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The Conference Room: Year in Review

by Editorial Staff--South Jersey Biz

While some companies no longer conduct annual performance reviews, many that continue to do so still view this time of year as best to sit down with employees. However, according to our experts, not only are they still necessary, but they’ll be more effective if you don’t wait until the end of the year to take a look back.

Ken Bode
Regional Manager
Integrity Staffing Solutions, Swedesboro
“Yes, performance reviews are still necessary, but they are evolving at many companies. Once-a-year feedback is now being replaced with more engaging, ongoing feedback and techniques. This allows employees to change their trajectory and helps them to meet long-term goals. It also offers an opportunity to recognize achievement as it happens and reinforce work done well. More frequent reviews can be used to motivate and develop talent—a result leaders welcome. The traditional annual review often leaves employees feeling like their goals were unattainable. By conducting more frequent feedback sessions and discussions, there are no surprises at the end of the year for appraisal time. Stop thinking of reviews as an annual checklist and start conducting weekly or monthly one-on-one meetings. At the end of the year, you can still meet to finalize achievements for the year with each employee.”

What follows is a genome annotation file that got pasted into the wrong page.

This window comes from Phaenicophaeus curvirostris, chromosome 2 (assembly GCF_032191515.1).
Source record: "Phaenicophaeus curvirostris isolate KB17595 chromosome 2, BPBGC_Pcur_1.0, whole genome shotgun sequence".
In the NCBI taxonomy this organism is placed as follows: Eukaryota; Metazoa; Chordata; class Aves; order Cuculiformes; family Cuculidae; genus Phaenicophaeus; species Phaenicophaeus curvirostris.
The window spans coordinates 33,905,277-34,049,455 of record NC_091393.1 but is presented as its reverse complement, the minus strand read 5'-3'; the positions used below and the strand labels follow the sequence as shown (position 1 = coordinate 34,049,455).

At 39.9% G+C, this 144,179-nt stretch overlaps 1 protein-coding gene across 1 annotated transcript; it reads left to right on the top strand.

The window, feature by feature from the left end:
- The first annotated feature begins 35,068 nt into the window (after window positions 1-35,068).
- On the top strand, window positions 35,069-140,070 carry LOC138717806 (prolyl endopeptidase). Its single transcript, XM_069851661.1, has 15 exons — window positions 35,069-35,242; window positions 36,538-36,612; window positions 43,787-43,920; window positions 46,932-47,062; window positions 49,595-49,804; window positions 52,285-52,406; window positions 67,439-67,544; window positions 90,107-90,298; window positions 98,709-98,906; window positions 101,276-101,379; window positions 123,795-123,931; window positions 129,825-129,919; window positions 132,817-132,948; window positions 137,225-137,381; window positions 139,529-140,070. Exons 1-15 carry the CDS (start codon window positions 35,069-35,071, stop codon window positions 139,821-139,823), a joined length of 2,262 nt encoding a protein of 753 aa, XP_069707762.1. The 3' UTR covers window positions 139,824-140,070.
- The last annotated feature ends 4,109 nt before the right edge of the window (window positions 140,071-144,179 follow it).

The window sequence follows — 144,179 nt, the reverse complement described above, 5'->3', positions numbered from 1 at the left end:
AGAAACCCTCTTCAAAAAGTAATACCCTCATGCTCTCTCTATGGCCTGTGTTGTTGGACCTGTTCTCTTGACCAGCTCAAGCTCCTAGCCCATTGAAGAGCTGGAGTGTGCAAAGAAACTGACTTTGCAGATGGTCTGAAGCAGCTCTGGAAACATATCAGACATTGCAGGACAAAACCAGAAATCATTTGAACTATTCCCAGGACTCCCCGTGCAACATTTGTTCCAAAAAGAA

Lisa Warech
Director of Human Resources
The Protocall Group, Cherry Hill
“I strongly believe that these reviews are very much a necessity. Without them, employees would not know how their performance is measuring up from year to year. Employee reviews don’t have to include a raise. There was a period of time during the poor economic years that our company had to freeze raises, yet we still gave reviews since we felt strongly that employees needed to be recognized for their accomplishments. It is important to point out that reviews are only as effective as the manager is in communicating the information, whether the information delivered is positive or negative. Reviews should never be viewed as negative, unless the delivery of the feedback is handled incorrectly. Measuring an employees’ performance and delivering the results to them in an employee review provides an employee with a roadmap of how they need to perform to succeed within the organization.”

Published (and copyrighted) in South Jersey Biz, Volume 3, Issue 12 (December, 2013).
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